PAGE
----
Running time: 45 minutes (per series episode), 121 minutes (Fight the Future), 104 minutes (I Want to Believe)
Certificate: 18 (series), 15 (Fight the Future, I Want to Believe)
Creator (series): Chris Carter
Screenplay: Frank Spotnitz (I Want to Believe), Chris Carter (Fight the Future, I Want to Believe)
Director: Rob Bowman (Fight the Future), Chris Carter (I Want to Believe)
Starring: David Duchovny, Gillian Anderson, Mitch Pileggi, William B. Davis, Tom Braidwood, Bruce Harwood, Dean Haglund, Nicholas Lea, John Neville, Martin Landau, Robert Patrick, Annabeth Gish, Amanda Peet, Billy Connolly, Xzibit
|Mulder and Scully, clearly investigating something very serious.|
It didn’t take long for the show to develop a beating heart, in Mulder’s search for his lost sister Samantha. He is convinced she was abducted by aliens when they were both children and has devoted his life and his career to finding her. He is based in the basement of the FBI headquarters, the J. Edgar Hoover building, where he investigates the Bureau's X-Files; unsolved cases featuring weird or unexplained phenomena. Believing he is pissing a promising career up the wall, his superiors assign him Scully as a partner. Scully is to report back on Mulder's work, the intended result being Scully's reports would prove Mulder's continued work on the X-Files is untenable, essentially debunking his life's work. What actually happens is the two develop a mutual respect for each other and evolve a strong partnership as they investigate freaky shenanigans over the course of nine seasons and two feature films.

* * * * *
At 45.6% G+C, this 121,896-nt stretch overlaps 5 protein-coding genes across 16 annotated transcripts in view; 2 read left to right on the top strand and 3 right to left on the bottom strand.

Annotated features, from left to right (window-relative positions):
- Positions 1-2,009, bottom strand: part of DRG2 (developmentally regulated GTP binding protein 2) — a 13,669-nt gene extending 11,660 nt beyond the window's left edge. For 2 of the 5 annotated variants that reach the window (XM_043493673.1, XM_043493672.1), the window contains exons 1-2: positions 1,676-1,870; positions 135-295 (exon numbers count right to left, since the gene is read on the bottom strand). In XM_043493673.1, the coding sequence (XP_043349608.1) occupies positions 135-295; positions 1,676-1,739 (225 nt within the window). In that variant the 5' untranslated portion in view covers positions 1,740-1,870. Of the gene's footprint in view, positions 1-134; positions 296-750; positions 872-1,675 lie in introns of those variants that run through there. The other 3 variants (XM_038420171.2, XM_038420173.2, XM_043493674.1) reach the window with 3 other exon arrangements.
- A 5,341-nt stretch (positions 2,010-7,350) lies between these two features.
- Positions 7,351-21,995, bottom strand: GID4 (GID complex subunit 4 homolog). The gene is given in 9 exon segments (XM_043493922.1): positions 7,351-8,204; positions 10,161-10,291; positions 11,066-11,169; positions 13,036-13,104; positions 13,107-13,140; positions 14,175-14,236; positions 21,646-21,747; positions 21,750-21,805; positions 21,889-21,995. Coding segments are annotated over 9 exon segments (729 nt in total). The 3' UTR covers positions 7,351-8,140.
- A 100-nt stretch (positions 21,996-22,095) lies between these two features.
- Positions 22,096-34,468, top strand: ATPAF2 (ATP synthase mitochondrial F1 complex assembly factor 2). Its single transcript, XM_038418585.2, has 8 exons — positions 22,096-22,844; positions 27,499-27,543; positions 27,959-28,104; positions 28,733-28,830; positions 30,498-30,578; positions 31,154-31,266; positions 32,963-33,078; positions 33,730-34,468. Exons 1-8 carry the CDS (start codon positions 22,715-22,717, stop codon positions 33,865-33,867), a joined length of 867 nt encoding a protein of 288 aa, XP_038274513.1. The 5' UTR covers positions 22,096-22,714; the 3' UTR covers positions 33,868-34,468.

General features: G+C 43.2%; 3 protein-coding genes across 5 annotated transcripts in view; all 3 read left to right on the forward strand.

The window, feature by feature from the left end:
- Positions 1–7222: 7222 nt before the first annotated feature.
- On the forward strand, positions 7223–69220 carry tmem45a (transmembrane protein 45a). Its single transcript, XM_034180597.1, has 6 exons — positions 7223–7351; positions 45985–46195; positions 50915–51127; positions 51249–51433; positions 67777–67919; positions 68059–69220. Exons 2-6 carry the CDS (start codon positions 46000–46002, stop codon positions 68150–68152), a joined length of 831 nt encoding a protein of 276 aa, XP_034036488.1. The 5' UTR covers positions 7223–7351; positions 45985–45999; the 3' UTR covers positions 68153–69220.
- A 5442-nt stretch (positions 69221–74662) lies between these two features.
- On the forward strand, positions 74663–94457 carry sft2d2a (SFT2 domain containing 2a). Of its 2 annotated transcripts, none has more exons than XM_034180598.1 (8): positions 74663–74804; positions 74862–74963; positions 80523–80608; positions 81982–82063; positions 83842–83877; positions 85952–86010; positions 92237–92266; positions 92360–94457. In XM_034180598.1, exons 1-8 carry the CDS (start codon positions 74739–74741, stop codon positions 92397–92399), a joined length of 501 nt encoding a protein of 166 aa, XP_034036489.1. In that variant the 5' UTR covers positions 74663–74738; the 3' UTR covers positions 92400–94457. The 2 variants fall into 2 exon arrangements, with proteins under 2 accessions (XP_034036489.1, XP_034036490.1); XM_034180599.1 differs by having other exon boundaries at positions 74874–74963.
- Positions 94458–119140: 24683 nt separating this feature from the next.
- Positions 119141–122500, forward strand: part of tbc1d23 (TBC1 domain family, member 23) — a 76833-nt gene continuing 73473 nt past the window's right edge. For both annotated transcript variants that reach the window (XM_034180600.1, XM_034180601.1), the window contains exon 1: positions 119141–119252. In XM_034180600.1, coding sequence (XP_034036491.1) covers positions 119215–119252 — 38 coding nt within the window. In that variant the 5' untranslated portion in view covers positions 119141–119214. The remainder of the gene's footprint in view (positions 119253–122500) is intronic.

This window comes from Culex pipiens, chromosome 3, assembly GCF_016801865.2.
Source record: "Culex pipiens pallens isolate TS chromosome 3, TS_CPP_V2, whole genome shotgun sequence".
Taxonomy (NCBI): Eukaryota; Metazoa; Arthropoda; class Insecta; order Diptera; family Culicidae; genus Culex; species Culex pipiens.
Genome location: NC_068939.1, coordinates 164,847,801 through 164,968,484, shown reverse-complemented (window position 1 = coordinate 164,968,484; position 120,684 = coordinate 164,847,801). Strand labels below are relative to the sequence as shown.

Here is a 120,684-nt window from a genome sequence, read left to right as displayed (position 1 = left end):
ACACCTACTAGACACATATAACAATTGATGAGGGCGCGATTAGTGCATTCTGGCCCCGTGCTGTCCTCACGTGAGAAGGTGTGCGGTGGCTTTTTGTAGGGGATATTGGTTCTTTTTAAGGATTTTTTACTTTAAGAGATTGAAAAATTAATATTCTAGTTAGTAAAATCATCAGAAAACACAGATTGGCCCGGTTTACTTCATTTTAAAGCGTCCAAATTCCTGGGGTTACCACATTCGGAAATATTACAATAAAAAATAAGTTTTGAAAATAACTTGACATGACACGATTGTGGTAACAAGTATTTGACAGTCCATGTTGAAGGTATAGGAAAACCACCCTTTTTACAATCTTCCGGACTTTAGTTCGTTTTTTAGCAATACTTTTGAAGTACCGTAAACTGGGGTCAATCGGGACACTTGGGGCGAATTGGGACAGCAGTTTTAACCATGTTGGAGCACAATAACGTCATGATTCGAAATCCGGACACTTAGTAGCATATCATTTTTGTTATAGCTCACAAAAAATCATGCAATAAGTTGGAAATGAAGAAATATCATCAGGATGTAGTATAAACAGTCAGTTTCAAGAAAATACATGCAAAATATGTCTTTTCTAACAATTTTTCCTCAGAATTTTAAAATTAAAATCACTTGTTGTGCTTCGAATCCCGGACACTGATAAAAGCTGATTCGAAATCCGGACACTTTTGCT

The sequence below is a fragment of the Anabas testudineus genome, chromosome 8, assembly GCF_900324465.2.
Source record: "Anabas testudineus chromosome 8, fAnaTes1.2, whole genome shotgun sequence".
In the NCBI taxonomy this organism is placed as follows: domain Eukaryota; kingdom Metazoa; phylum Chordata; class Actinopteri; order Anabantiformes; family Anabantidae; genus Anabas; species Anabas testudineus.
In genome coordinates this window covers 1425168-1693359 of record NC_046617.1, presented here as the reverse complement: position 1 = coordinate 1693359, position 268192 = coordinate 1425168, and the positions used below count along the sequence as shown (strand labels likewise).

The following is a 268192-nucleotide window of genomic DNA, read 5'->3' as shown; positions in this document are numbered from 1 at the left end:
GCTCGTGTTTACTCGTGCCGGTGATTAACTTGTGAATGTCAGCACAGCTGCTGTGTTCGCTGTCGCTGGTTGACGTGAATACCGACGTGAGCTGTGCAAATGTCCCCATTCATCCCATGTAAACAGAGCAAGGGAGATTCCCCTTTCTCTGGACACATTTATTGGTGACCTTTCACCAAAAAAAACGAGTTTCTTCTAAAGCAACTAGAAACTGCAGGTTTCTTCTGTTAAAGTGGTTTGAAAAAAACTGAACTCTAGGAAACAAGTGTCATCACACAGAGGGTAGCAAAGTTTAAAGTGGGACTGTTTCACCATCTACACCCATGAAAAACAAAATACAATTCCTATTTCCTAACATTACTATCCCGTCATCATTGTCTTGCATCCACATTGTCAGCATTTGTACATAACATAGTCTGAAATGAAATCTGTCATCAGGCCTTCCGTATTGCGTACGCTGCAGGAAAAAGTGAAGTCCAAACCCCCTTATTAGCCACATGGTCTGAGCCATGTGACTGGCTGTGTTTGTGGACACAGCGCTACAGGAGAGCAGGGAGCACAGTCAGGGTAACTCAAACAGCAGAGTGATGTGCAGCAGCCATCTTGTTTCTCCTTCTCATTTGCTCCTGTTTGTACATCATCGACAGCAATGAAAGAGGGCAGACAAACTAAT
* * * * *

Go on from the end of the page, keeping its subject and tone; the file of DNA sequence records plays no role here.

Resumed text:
|Mulder with fellow conspiracy theorists The Lone Gunmen.|
A central strand to their partnership, being the idea of the believer versus the sceptic was also something that was an interesting element to the show. Mulder would tend to leap to fantastic possibilities to explain the events they were investigating, while Scully would attempt to stay as rigidly scientific as the strange nature of the cases would allow. There were occasional episodes where this would be flipped on its head and Scully's religious belief, not shared by Mulder would come to the surface and make for really nicely played juxtapositions. Although Mulder usually turned out to be right, the writers were very careful not to make Scully sound ridiculous; in fact, even though she’s wrong most of the time, she still comes across as the sane one.
|A nasty extra-terrestrial secret is discovered underground in Texas.|
|Mulder and Scully fight the future in a cornfield.|